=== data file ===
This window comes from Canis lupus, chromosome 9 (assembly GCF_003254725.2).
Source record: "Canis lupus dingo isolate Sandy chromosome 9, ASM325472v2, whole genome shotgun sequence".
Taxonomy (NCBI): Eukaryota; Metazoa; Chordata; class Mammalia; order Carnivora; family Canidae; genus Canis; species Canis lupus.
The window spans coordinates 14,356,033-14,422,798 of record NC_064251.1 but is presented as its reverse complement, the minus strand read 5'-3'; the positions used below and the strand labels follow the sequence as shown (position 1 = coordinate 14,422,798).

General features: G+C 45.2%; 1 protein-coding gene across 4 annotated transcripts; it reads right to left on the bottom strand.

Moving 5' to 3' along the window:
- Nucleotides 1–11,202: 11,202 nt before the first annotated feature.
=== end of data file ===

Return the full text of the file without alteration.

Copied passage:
This window comes from Canis lupus, chromosome 9 (assembly GCF_003254725.2).
Source record: "Canis lupus dingo isolate Sandy chromosome 9, ASM325472v2, whole genome shotgun sequence".
Taxonomy (NCBI): Eukaryota; Metazoa; Chordata; class Mammalia; order Carnivora; family Canidae; genus Canis; species Canis lupus.
The window spans coordinates 14,356,033-14,422,798 of record NC_064251.1 but is presented as its reverse complement, the minus strand read 5'-3'; the positions used below and the strand labels follow the sequence as shown (position 1 = coordinate 14,422,798).

General features: G+C 45.2%; 1 protein-coding gene across 4 annotated transcripts; it reads right to left on the bottom strand.

Moving 5' to 3' along the window:
- Nucleotides 1–11,202: 11,202 nt before the first annotated feature.